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Lockdown Vs herd immunity

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There is, at present, a scientific debate on the relative merit of lockdown and herd immunity in the management of Covid-19 with substantial amount of good research going on. However there is no consensus among top researchers on this matter. They still do not say in one voice that one method is better than the other though the majority view seems to be in favour of lockdown.

Lockdown methods aim at lowering the reproduction number, ie. the actual number to whom each infected person could transmit the infection. Herd immunity attempts to allow people less likely to die lead their normal life thereby allowing the disease to spread causing immunity in a majority, while protecting those at high risk. Opponents say lockdown method doesn’t prevent but only delays the spread of infection. On the other hand herd immunity is said to be unethical and perhaps criminal allowing a viciously virulent virus free access to susceptible people.

England and Sweden had been suitable countries for comparative study and several researchers had studied the method adopted to control Covid in these two countries. Infection and death rates have been determined and analyzed using sophisticated statistical methods. England had first tried out herd immunity and later changed over to lockdown methods after advisers had asked Prime Minister Boris Johnson how many millions will have to die before herd immunity became effective and a mathematical model had shown that 5100000 would die if steps to lockdown are not taken. Sweden had chosen herd immunity from the time Covid started in that country up to the present. Some studies compare the situation in Sweden with that of other Scandinavian countries that had adopted lockdown methods.

According to most of the studies incidence of infection and death rates in England had come down after it started lockdown. Further it was found that these rates in England were lower compared to those in Sweden (Moaath K, et al, 2020, Thomas L, Aug. 2020). The daily incidence of infection dropped by 19 cases per 10 million after the lockdown in England compared to Sweden, and death rate by two deaths per 10 million. Also rates in Sweden were high compared to those in other Scandinavian countries such as Netherlands and Finland which had opted for lockdown methods.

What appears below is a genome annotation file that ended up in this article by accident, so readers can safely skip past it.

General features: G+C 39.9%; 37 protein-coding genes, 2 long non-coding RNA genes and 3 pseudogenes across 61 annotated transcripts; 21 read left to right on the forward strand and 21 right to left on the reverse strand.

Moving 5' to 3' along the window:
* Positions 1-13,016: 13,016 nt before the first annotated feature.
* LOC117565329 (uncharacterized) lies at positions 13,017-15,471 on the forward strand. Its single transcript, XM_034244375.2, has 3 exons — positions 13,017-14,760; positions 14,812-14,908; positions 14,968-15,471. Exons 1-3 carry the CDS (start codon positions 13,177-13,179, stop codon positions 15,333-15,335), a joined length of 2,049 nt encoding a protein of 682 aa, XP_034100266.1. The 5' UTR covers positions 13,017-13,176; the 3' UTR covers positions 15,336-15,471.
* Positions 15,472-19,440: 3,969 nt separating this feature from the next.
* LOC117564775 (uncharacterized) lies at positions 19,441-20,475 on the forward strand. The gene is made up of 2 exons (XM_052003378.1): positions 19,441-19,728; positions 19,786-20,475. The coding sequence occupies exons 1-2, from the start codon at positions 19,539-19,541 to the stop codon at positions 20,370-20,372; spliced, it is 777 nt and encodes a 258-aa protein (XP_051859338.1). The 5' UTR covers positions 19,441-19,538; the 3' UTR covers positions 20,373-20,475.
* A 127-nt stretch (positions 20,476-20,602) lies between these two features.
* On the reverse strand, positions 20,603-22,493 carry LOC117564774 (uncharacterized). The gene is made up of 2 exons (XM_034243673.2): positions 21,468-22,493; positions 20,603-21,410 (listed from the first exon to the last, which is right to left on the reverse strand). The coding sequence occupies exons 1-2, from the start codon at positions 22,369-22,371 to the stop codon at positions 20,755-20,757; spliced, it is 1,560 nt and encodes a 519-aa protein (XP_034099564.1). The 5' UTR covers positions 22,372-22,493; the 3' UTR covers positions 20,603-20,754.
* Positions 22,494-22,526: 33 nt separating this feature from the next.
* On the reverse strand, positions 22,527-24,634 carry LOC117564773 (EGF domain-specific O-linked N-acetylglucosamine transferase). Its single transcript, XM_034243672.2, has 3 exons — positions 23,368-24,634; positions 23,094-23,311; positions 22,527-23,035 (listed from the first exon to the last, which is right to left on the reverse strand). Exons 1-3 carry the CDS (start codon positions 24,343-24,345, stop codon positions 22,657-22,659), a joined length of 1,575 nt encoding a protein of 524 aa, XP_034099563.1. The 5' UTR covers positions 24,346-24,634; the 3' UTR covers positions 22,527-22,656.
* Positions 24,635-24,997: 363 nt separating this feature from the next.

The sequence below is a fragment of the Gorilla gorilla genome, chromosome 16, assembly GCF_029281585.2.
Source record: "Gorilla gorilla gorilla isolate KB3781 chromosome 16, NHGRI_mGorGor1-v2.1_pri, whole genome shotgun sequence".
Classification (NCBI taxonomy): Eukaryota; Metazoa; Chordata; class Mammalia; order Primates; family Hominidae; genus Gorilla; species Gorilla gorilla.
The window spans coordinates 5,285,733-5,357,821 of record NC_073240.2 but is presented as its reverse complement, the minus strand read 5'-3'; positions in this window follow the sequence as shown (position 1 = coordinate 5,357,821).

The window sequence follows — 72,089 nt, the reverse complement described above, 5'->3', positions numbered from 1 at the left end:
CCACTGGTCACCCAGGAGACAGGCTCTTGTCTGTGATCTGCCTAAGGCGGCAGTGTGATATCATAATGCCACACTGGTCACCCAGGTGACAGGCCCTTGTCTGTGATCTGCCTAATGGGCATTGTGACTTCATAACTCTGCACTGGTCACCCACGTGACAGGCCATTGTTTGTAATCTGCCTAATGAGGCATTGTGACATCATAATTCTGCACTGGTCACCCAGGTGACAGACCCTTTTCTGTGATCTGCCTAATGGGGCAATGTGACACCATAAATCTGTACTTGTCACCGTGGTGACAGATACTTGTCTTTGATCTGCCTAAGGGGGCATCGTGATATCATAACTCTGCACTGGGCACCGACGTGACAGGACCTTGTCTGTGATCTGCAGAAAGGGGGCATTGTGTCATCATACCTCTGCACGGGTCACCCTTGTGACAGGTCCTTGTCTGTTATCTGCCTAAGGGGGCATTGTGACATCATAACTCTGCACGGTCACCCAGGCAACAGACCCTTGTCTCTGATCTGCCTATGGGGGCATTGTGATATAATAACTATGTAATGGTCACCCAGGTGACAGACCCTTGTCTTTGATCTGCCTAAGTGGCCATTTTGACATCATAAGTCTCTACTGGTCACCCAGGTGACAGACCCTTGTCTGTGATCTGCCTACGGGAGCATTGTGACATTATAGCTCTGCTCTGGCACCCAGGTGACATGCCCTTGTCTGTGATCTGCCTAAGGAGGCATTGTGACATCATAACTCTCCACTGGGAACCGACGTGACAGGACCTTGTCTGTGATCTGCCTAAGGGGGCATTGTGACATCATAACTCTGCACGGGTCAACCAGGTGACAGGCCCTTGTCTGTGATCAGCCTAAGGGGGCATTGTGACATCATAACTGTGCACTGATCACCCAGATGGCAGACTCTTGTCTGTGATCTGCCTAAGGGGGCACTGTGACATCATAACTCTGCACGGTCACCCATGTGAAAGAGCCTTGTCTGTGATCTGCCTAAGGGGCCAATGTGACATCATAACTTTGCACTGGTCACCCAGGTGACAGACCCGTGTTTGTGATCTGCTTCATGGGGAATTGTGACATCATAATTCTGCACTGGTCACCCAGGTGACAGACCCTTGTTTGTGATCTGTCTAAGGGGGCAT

Notwithstanding all these findings a statement known as the Great Barrington Declaration has been issued by three eminent scientists; epidemiologists from Harvard and Oxford and community medicine expert from Stanford and also several other cosigners. They are of the opinion that lockdown is a case of the cure being worse than the illness. Lockdown not only disrupts the economy but also the health of the people as normal health activities like vaccination of the young and cancer screening of the elderly are not possible. These could be irreparable effects that cannot be corrected after Covid.

However critics say herd immunity method could cause long term health consequences, which are known as Long-Covid, in the young as well as the elderly. Four types of syndromes are identified as Long-Covid cases, some have permanent damage to lungs and heart, others get post infection fatigue, some end up with continuous Covid symptoms and some have post ICU syndrome. These complications have prompted epidemiologists like G. Gonsales of the Yale University to say herd immunity method is nothing but “culling the herd of the sick and the disabled. It’s grotesque”. There are researchers who conclude that herd immunity has failed in Sweden. They have found that antibodies are not present in the mildly ill or the asymptomatic patients which is central to the concept of herd immunity.